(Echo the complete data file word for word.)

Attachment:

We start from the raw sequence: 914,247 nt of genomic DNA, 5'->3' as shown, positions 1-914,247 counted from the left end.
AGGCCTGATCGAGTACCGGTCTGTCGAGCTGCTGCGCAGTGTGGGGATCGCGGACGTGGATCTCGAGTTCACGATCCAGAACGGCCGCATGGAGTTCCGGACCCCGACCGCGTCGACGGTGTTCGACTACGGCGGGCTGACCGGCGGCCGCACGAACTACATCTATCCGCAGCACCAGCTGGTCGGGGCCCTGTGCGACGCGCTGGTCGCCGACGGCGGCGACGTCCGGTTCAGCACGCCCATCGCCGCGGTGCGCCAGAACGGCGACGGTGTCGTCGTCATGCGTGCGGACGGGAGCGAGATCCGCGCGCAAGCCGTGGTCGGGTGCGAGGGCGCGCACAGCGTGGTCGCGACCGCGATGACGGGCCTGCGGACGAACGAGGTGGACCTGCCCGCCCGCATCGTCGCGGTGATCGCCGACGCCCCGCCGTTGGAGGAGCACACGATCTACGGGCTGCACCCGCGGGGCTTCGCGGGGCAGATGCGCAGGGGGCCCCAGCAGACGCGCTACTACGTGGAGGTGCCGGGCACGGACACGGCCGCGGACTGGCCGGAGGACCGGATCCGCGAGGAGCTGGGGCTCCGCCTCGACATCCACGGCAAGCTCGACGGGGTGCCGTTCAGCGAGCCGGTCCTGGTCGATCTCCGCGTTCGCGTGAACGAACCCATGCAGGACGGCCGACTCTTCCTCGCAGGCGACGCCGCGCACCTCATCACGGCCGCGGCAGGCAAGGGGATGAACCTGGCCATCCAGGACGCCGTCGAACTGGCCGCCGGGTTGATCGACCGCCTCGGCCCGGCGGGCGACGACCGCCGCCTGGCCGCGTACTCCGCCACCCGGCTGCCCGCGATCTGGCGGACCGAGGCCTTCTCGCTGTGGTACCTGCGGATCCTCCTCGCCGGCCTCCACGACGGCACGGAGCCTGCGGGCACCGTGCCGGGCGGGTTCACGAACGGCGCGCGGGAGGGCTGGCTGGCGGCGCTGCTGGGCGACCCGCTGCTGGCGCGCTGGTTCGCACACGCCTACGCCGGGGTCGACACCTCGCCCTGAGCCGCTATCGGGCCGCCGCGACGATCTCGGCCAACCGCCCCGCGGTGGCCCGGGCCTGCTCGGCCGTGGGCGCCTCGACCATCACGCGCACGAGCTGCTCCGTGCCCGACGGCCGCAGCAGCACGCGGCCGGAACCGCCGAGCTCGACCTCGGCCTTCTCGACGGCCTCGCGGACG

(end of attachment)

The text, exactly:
We start from the raw sequence: 914,247 nt of genomic DNA, 5'->3' as shown, positions 1-914,247 counted from the left end.
AGGCCTGATCGAGTACCGGTCTGTCGAGCTGCTGCGCAGTGTGGGGATCGCGGACGTGGATCTCGAGTTCACGATCCAGAACGGCCGCATGGAGTTCCGGACCCCGACCGCGTCGACGGTGTTCGACTACGGCGGGCTGACCGGCGGCCGCACGAACTACATCTATCCGCAGCACCAGCTGGTCGGGGCCCTGTGCGACGCGCTGGTCGCCGACGGCGGCGACGTCCGGTTCAGCACGCCCATCGCCGCGGTGCGCCAGAACGGCGACGGTGTCGTCGTCATGCGTGCGGACGGGAGCGAGATCCGCGCGCAAGCCGTGGTCGGGTGCGAGGGCGCGCACAGCGTGGTCGCGACCGCGATGACGGGCCTGCGGACGAACGAGGTGGACCTGCCCGCCCGCATCGTCGCGGTGATCGCCGACGCCCCGCCGTTGGAGGAGCACACGATCTACGGGCTGCACCCGCGGGGCTTCGCGGGGCAGATGCGCAGGGGGCCCCAGCAGACGCGCTACTACGTGGAGGTGCCGGGCACGGACACGGCCGCGGACTGGCCGGAGGACCGGATCCGCGAGGAGCTGGGGCTCCGCCTCGACATCCACGGCAAGCTCGACGGGGTGCCGTTCAGCGAGCCGGTCCTGGTCGATCTCCGCGTTCGCGTGAACGAACCCATGCAGGACGGCCGACTCTTCCTCGCAGGCGACGCCGCGCACCTCATCACGGCCGCGGCAGGCAAGGGGATGAACCTGGCCATCCAGGACGCCGTCGAACTGGCCGCCGGGTTGATCGACCGCCTCGGCCCGGCGGGCGACGACCGCCGCCTGGCCGCGTACTCCGCCACCCGGCTGCCCGCGATCTGGCGGACCGAGGCCTTCTCGCTGTGGTACCTGCGGATCCTCCTCGCCGGCCTCCACGACGGCACGGAGCCTGCGGGCACCGTGCCGGGCGGGTTCACGAACGGCGCGCGGGAGGGCTGGCTGGCGGCGCTGCTGGGCGACCCGCTGCTGGCGCGCTGGTTCGCACACGCCTACGCCGGGGTCGACACCTCGCCCTGAGCCGCTATCGGGCCGCCGCGACGATCTCGGCCAACCGCCCCGCGGTGGCCCGGGCCTGCTCGGCCGTGGGCGCCTCGACCATCACGCGCACGAGCTGCTCCGTGCCCGACGGCCGCAGCAGCACGCGGCCGGAACCGCCGAGCTCGACCTCGGCCTTCTCGACGGCCTCGCGGACG